Acidity Regulator
Get Acidity Regulator essential facts below. View Videos or join the Acidity Regulator discussion. Add Acidity Regulator to your PopFlock.com topic list for future reference or share this resource on social media.
Acidity Regulator
Anhydrous citric acid

Acidity regulators, or pH control agents, are food additives used to change or maintain pH (acidity or basicity). They can be organic or mineral acids, bases, neutralizing agents, or buffering agents. Typical agents include the following acids and their sodium salts: sorbic acid, acetic acid, benzoic acid, and propionic acid.[1] Acidity regulators are indicated by their E number, such as E260 (acetic acid), or simply listed as "food acid".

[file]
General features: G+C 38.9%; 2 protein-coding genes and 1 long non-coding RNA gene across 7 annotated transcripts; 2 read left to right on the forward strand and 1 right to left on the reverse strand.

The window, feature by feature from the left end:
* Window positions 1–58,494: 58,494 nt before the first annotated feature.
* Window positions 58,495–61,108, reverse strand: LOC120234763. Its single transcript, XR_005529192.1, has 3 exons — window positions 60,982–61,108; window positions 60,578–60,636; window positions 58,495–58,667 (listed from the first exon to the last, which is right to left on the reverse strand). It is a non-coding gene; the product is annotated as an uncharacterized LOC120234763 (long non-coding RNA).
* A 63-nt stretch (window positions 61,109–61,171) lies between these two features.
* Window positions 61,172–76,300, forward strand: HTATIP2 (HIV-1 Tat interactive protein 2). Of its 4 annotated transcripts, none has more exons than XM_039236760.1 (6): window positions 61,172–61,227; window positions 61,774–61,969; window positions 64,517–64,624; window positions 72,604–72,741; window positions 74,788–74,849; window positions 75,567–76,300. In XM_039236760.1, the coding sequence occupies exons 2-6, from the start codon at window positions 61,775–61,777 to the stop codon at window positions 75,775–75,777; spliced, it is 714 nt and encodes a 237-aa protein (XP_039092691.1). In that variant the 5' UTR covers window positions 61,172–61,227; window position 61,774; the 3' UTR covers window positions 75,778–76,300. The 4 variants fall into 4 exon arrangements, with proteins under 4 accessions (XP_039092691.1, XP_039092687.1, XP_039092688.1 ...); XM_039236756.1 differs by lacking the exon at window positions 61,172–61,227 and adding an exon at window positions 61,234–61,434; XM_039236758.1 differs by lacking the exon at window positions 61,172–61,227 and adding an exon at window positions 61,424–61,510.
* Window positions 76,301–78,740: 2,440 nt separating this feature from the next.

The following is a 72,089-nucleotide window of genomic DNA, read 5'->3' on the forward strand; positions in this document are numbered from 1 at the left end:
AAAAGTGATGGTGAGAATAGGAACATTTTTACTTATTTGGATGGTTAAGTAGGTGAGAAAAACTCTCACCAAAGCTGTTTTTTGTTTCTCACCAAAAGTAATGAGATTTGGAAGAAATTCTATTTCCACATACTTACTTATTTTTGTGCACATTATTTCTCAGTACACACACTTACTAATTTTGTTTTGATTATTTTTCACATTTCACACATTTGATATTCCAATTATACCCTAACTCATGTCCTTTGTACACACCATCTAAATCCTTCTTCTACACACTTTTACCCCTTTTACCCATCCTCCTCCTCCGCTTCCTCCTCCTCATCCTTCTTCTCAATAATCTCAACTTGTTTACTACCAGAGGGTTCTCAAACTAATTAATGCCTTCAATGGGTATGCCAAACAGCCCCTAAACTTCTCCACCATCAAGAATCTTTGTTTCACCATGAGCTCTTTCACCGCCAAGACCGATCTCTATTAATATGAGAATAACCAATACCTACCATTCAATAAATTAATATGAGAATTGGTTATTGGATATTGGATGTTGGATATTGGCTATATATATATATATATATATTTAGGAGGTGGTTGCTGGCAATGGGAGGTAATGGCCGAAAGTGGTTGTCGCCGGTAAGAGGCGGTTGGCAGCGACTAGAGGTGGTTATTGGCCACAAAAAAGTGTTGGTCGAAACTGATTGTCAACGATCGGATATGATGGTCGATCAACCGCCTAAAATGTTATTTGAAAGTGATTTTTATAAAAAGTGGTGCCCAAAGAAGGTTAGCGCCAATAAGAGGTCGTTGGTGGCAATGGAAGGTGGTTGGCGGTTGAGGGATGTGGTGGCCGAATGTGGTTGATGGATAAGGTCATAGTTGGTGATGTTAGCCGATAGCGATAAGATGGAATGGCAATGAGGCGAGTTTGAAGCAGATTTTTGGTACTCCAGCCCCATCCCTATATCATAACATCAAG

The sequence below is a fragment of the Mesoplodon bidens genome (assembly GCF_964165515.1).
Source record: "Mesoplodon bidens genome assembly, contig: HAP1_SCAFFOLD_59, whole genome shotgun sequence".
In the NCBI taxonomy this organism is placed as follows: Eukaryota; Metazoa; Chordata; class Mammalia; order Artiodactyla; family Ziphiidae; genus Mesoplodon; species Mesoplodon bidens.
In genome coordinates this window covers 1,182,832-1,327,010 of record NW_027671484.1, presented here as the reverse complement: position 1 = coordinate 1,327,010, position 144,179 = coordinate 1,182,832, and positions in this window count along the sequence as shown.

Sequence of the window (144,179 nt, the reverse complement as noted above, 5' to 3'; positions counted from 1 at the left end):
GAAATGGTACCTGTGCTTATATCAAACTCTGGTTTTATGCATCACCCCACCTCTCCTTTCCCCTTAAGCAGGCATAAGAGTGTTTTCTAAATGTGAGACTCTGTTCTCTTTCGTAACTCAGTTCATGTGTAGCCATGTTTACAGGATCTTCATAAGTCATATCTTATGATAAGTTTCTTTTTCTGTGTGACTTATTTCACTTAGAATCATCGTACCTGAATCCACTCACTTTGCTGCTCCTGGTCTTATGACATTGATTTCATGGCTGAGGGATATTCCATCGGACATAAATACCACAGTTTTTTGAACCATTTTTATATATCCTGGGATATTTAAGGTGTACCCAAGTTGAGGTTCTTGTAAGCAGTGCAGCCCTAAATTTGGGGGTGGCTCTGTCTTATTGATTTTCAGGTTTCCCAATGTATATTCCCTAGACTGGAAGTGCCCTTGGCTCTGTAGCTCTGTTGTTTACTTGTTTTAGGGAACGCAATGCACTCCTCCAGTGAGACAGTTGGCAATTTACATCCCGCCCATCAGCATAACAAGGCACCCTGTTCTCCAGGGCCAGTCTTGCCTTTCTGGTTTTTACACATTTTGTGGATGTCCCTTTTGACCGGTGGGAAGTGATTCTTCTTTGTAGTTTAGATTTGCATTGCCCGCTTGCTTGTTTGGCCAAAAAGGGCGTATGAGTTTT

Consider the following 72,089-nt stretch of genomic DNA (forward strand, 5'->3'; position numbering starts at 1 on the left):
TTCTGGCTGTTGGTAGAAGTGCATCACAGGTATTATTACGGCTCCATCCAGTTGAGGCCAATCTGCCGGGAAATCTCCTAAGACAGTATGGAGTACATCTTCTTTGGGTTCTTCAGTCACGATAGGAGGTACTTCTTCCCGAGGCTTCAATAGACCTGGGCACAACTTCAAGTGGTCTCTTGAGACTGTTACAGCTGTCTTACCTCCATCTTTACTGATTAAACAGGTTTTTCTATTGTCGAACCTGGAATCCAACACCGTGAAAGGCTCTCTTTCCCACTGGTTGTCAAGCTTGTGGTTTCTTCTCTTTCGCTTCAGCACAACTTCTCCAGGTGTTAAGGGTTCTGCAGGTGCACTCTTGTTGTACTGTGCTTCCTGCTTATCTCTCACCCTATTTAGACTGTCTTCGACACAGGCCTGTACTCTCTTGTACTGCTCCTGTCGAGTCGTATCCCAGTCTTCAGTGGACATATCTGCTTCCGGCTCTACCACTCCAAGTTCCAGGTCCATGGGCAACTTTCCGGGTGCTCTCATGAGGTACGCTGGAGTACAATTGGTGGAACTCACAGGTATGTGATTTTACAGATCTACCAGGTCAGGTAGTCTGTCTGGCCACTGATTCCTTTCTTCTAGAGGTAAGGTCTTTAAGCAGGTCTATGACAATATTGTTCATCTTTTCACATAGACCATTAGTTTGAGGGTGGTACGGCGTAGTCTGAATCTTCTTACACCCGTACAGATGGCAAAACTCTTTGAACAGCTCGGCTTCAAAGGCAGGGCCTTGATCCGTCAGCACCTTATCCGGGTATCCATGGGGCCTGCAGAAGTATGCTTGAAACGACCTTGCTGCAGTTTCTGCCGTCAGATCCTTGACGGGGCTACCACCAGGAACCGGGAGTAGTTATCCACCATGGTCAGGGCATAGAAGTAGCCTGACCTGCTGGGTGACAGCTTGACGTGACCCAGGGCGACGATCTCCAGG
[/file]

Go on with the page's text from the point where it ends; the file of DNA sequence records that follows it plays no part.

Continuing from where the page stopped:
Acidity regulators differ from acidulants, which are often acidic but are added to confer sour flavors. They are not intended to stabilize the food, although that can be a collateral benefit.[1]

See also

References

  1. ^ a b Erich Lück and Gert-Wolfhard von Rymon Lipinski "Foods, 3. Food Additives" in Ullmann's Encyclopedia of Industrial Chemistry, 2002, Wiley-VCH, Weinheim. doi: 10.1002/14356007.a11_561



  This article uses material from the Wikipedia page available here. It is released under the Creative Commons Attribution-Share-Alike License 3.0.

Acidity_regulator
 



 



 
Music Scenes